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According to Canadian lawyers who specialises in cybersecurity and data protection law, very few Canadian organisations are properly prepared to handle data breaches.
This is substantiated by the fact that the average data breach cost in Canada is the second highest in the world, according to the 2017 IBM and Ponemon Institute report. This consensus of how bad things may be is generally shared by many Canadian lawyers as well, with even the most basic protection models not in place for minimising data breaches.
Bradley Freedman, Vancouver-based law firm partner, said:
“…many Canadian organisations haven’t done some of the basic things that regulatory guidance and best practices suggest to minimise risk of a data breach.”
It seems that in many cases organisations are either not implementing data protection measures at all, or they’ve severely curtailed their desire for protection. Mr Freedman went on to say: “in my view it’s short-sighted and misguided” in terms of how organisations may choose to put resources into other parts of the business as opposed to data protection.
Risk Based Security, a cybersecurity firm, released data that showed Canada to be the third country in the world to have the greatest number of data breaches so far this year. Just falling behind the U.S. and U.K., Canada have reported 59 data breaches so far.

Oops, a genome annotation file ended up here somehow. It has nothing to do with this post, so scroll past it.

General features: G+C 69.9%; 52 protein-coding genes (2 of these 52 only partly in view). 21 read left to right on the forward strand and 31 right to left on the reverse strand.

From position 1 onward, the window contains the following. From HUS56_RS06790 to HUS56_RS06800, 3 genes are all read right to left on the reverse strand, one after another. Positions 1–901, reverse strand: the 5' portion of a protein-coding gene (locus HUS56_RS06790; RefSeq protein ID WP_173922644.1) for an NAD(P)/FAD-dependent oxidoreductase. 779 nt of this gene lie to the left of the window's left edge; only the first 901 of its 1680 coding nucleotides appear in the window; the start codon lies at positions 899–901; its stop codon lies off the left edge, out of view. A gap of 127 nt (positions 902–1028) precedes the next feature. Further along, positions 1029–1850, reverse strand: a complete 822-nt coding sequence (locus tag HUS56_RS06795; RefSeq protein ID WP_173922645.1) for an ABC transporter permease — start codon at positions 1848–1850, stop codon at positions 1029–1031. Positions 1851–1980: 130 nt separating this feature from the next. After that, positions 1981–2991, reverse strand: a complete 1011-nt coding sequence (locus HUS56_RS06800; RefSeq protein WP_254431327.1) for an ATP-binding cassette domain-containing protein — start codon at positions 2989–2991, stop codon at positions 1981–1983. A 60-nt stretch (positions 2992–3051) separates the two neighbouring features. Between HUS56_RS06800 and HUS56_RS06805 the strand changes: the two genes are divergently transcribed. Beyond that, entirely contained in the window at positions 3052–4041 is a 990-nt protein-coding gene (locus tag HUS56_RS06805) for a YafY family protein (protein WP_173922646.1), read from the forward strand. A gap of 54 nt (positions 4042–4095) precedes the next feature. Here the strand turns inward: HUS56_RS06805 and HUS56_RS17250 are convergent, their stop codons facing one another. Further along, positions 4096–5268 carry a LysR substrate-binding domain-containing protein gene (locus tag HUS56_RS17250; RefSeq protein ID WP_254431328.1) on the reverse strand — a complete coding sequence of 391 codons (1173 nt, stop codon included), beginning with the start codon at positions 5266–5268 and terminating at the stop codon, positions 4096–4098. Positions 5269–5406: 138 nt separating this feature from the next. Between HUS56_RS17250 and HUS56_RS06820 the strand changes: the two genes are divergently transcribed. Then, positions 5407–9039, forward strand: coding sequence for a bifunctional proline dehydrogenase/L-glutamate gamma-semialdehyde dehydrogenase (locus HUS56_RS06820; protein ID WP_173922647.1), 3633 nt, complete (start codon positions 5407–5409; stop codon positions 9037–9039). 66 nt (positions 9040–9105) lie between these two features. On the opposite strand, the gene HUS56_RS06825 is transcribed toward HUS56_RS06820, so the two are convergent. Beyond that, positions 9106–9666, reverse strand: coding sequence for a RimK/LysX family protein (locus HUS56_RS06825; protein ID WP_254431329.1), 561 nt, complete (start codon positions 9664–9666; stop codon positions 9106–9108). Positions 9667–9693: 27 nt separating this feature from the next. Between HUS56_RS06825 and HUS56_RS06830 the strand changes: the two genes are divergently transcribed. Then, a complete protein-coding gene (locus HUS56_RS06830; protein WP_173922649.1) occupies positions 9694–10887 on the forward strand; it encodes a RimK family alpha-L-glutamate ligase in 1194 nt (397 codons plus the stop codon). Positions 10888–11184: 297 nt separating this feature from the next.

By comparison with other global influencers, China have only reported 22 data breaches, and there were only 19 publicly reported data breaches in Russia.
Of course, this report may not be the best indicator of whether Canada are within the top three countries that have the most data breaches, but it does say a lot as Canada’s data breach reporting apparently isn’t mandatory.
Mandatory data breach reporting will come into effect later this year when Ottawa enforces a rule (Protection of Personal Information and Electronic Documents Act (PIPEDA)) for organisations that come under ‘federal jurisdiction’ to do so. This refers to organisations that are overseen by the government.
Even though there isn’t mandatory data breach reporting in Canada, a failure to notify relevant regulators and organisations may lead to an investigation to find out if the organisation failed to undertake its responsibility to keep personal data safe. Therefore, many Canadian organisations may wish to consider reporting a data breach even if it’s not specifically required by law.
According to the IBM and the Ponemon Institute study, an average data breach costs Canadian companies $5.78 million (£4.44 million). Canada’s average data breach cost was reported to be the second highest in the world, and the cost was above the world average of $3.62 million (£2.78 million).
The study found that Canadian organisations who managed to contain a breach in less than 30 days were able to save $1.79 million (£1.38 million) in costs when compared to organisations who take longer than a month to deal with a breach.
So, the takeaway message here seems to be that those organisations who are proactive in their data breach protection and response approach can drastically reduce their costs.
As many experts say, the view should be ‘when’ data breaches happen, and not ‘if’.
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